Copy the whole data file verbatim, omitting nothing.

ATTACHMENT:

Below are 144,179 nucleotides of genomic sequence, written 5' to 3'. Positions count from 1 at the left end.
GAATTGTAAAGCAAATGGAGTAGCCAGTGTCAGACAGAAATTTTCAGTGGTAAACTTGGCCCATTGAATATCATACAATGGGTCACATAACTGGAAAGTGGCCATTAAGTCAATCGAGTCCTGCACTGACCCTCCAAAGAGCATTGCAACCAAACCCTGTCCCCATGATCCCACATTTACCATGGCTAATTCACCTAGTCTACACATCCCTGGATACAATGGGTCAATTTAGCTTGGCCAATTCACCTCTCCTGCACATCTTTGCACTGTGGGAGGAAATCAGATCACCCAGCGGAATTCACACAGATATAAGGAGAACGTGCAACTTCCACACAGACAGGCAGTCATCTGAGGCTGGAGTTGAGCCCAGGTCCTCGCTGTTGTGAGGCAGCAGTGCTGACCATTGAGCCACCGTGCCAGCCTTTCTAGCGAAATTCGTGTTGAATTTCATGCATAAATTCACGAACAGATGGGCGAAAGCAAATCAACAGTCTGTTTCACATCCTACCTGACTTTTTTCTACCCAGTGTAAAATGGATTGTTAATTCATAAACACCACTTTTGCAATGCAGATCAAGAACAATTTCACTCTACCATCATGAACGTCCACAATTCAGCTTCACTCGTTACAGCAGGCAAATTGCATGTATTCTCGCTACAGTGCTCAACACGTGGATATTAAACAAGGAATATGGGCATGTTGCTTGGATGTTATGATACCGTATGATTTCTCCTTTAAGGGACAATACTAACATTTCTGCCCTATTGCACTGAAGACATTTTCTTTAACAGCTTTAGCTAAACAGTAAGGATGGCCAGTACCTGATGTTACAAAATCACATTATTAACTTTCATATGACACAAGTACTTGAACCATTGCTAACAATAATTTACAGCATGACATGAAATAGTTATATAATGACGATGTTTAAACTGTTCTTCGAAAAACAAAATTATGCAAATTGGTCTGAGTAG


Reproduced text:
Below are 144,179 nucleotides of genomic sequence, written 5' to 3'. Positions count from 1 at the left end.
GAATTGTAAAGCAAATGGAGTAGCCAGTGTCAGACAGAAATTTTCAGTGGTAAACTTGGCCCATTGAATATCATACAATGGGTCACATAACTGGAAAGTGGCCATTAAGTCAATCGAGTCCTGCACTGACCCTCCAAAGAGCATTGCAACCAAACCCTGTCCCCATGATCCCACATTTACCATGGCTAATTCACCTAGTCTACACATCCCTGGATACAATGGGTCAATTTAGCTTGGCCAATTCACCTCTCCTGCACATCTTTGCACTGTGGGAGGAAATCAGATCACCCAGCGGAATTCACACAGATATAAGGAGAACGTGCAACTTCCACACAGACAGGCAGTCATCTGAGGCTGGAGTTGAGCCCAGGTCCTCGCTGTTGTGAGGCAGCAGTGCTGACCATTGAGCCACCGTGCCAGCCTTTCTAGCGAAATTCGTGTTGAATTTCATGCATAAATTCACGAACAGATGGGCGAAAGCAAATCAACAGTCTGTTTCACATCCTACCTGACTTTTTTCTACCCAGTGTAAAATGGATTGTTAATTCATAAACACCACTTTTGCAATGCAGATCAAGAACAATTTCACTCTACCATCATGAACGTCCACAATTCAGCTTCACTCGTTACAGCAGGCAAATTGCATGTATTCTCGCTACAGTGCTCAACACGTGGATATTAAACAAGGAATATGGGCATGTTGCTTGGATGTTATGATACCGTATGATTTCTCCTTTAAGGGACAATACTAACATTTCTGCCCTATTGCACTGAAGACATTTTCTTTAACAGCTTTAGCTAAACAGTAAGGATGGCCAGTACCTGATGTTACAAAATCACATTATTAACTTTCATATGACACAAGTACTTGAACCATTGCTAACAATAATTTACAGCATGACATGAAATAGTTATATAATGACGATGTTTAAACTGTTCTTCGAAAAACAAAATTATGCAAATTGGTCTGAGTAG